Trump campaign rolls out TV spots in early voting states after advertising pause

Trump campaign rolls out TV spots in early voting states after advertising pause
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President TrumpDonald TrumpTrump goes after Cassidy after saying he wouldn't support him for president in 2024 Jan. 6 panel lays out criminal contempt case against Bannon Hillicon Valley — Presented by Xerox — Agencies sound alarm over ransomware targeting agriculture groups MORE’s reelection campaign announced Monday that it is rolling out TV ads in key early voting states after pausing advertising for several days last week. 

The campaign launched two new ads that will run in North Carolina, Georgia, Florida and Arizona on local broadcast and cable outlets and on Spanish language channels. The launch will be accompanied by a national cable buy, the campaign said. 

“The countdown clock may show 91 days left in the race, but in reality the election starts a lot sooner than that,” Trump 2020 campaign manager Bill Stepien said in a statement. “In many states, more than half of voters will cast their votes well before Election Day and we have adjusted our strategy to reflect that. Joe BidenJoe BidenJan. 6 panel lays out criminal contempt case against Bannon Overnight Energy & Environment — Presented by the American Petroleum Institute — Democrats address reports that clean energy program will be axed Two House Democrats to retire ahead of challenging midterms MORE is continuing to spend millions of dollars a week in states that won’t come online for two months and we encourage him to keep at it.”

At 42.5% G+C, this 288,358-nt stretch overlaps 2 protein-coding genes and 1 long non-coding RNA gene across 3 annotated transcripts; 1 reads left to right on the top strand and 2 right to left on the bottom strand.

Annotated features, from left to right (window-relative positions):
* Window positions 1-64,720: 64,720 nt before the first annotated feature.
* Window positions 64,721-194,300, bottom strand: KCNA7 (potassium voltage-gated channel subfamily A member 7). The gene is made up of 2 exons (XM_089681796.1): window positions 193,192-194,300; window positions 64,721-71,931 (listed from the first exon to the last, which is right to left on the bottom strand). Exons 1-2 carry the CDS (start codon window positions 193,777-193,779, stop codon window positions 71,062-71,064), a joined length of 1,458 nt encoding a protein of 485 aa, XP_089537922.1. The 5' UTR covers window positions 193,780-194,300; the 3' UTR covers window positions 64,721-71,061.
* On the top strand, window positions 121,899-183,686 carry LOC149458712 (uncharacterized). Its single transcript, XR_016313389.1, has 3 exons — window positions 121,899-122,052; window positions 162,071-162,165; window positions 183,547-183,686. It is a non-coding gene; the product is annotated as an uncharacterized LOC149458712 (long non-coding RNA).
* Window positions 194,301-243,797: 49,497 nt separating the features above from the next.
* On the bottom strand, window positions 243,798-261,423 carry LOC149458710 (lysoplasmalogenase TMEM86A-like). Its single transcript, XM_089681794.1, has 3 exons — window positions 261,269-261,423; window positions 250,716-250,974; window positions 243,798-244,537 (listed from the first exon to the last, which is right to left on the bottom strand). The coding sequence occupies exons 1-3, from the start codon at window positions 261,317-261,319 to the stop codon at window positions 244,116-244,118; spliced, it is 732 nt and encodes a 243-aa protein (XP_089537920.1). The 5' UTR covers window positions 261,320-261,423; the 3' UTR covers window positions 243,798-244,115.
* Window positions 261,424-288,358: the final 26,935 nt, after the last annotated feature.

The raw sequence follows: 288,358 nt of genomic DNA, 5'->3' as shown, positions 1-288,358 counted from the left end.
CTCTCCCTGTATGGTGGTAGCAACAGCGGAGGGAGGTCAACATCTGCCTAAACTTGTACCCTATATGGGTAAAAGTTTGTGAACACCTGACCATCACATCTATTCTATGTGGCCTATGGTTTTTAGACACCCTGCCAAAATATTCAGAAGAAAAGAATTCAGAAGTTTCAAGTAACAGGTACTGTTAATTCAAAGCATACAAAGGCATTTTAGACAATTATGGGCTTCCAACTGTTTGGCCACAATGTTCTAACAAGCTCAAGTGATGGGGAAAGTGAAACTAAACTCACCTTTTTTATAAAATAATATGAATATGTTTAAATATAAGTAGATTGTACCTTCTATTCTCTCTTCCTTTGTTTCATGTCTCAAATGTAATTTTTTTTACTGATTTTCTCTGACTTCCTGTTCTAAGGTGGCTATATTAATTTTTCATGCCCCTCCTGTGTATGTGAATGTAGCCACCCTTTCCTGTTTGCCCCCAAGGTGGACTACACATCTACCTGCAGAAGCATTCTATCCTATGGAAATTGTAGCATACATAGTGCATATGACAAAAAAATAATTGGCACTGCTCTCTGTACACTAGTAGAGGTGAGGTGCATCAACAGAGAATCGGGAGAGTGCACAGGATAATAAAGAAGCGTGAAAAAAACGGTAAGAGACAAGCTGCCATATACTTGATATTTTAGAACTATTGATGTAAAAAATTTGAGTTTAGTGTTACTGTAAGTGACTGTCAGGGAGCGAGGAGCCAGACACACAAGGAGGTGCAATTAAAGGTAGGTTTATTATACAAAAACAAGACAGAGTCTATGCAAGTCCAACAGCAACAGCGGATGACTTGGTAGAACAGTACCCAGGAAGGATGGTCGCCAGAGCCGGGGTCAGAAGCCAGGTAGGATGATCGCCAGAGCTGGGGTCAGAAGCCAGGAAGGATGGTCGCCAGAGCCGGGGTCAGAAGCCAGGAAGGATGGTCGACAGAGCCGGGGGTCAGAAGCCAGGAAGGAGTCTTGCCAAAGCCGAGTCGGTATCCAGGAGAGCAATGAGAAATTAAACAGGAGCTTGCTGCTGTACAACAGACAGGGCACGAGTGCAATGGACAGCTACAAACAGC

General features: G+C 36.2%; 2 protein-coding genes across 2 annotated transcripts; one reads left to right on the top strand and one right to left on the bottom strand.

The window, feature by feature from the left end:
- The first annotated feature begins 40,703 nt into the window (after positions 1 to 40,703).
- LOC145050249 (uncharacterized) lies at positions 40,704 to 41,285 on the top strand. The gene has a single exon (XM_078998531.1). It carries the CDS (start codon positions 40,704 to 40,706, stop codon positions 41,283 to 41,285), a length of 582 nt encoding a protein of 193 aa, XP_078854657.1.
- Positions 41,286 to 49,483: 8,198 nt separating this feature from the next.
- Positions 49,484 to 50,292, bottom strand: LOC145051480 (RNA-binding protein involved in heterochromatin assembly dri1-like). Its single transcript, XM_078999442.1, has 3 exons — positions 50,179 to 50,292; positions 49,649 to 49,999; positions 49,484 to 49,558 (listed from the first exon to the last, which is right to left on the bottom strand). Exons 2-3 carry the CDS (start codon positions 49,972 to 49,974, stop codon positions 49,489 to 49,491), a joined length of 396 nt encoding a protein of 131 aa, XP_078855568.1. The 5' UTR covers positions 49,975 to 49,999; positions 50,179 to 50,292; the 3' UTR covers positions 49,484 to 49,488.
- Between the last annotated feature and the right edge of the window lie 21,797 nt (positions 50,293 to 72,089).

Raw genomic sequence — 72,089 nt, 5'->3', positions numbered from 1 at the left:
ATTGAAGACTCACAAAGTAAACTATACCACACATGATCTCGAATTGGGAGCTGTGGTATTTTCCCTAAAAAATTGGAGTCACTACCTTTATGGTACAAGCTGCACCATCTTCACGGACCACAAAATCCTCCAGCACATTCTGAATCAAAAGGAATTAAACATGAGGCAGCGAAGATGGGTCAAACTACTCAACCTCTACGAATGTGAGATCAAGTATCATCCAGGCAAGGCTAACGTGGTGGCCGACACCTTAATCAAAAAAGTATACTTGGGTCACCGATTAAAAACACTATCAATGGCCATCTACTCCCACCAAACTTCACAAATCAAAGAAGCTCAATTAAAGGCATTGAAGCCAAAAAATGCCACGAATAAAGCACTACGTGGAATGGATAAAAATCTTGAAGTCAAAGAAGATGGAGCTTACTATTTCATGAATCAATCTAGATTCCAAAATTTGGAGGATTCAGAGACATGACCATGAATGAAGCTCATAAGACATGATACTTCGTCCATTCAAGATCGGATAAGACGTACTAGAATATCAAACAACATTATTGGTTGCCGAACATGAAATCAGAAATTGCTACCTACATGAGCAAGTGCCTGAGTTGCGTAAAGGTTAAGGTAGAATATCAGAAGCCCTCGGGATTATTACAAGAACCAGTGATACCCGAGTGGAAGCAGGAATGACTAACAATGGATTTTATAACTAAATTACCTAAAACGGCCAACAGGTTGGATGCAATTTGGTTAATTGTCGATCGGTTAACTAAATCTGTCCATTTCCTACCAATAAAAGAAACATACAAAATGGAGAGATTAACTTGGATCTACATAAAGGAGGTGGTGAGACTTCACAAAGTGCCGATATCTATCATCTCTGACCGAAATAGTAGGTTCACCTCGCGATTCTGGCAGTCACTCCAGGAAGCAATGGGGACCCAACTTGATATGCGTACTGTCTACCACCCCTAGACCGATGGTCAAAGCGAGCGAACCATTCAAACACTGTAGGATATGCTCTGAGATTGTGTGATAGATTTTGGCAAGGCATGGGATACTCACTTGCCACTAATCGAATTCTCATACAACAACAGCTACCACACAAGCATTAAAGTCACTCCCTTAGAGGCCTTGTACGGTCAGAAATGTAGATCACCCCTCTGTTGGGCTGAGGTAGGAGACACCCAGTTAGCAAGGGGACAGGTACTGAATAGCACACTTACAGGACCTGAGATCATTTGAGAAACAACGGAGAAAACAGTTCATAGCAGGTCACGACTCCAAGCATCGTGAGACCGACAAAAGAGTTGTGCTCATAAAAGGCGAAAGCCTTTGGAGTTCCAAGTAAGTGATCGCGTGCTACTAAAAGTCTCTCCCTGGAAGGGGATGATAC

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Both ads seek to tie Biden, Trump's presumptive Democratic challenger in November, to the “radical” and “far left.” One ad, titled “Takeover,” uses images of Biden alongside prominent progressives including Sen. Bernie SandersBernie SandersManchin meets with Sanders, Jayapal amid spending stalemate America can end poverty among its elderly citizens Senate GOP signals they'll help bail out Biden's Fed chair MORE (I-Vt.) and Reps. Alexandria Ocasio-CortezAlexandria Ocasio-CortezOvernight Energy & Environment — Presented by the American Petroleum Institute — Democrats address reports that clean energy program will be axed Democratic retirements could make a tough midterm year even worse Sinema's no Manchin, no McCain and no maverick MORE (D-N.Y.) and Ilhan OmarIlhan OmarOvernight Energy & Environment — Presented by the American Petroleum Institute — Democrats address reports that clean energy program will be axed Is Wall Street serving its own interests by supporting China's? Democrats step up pressure on Biden on student loan forgiveness MORE (D-Minn.). 

“The radical left has taken over Joe Biden and the Democratic Party, don't let them take over America,” the narrator of the 30-second ad says.

The other, titled “Cards,” features a woman holding cards that read “Joe Biden worries me. He’s weak,” followed by a card stating “Biden embraced the policies of the far left."

A spokesperson for the Biden campaign slammed the new Trump ads, saying they are repeating the “same recycled lies.” 

"The American people know Joe Biden. And after seven consecutive months of failed leadership during the worst public health crisis in generations, they know that our nation's capacity to join the rest of the world in beating back COVID-19 has been crippled by one overriding burden: Donald Trump,” Biden spokesperson Andrew Bates said in a statement. “That's why the Trump campaign is locked in a sad and pathetic cycle of bimonthly, shambolic message 'resets' — all of which are based on the same recycled lies that voters have seen through countless times before."

A Trump campaign official told NBC News last week that digital advertising efforts were paused to review strategy and new spots would “more forcefully exposing Joe Biden as a puppet of the racial left-wing.” 

The Trump campaign’s new ad push comes as the president is trailing Biden in polls of the key battleground states of North Carolina, Florida and Arizona, which he carried in 2016. Polls have also shown Biden with a lead nationally, less than 100 days out from the election.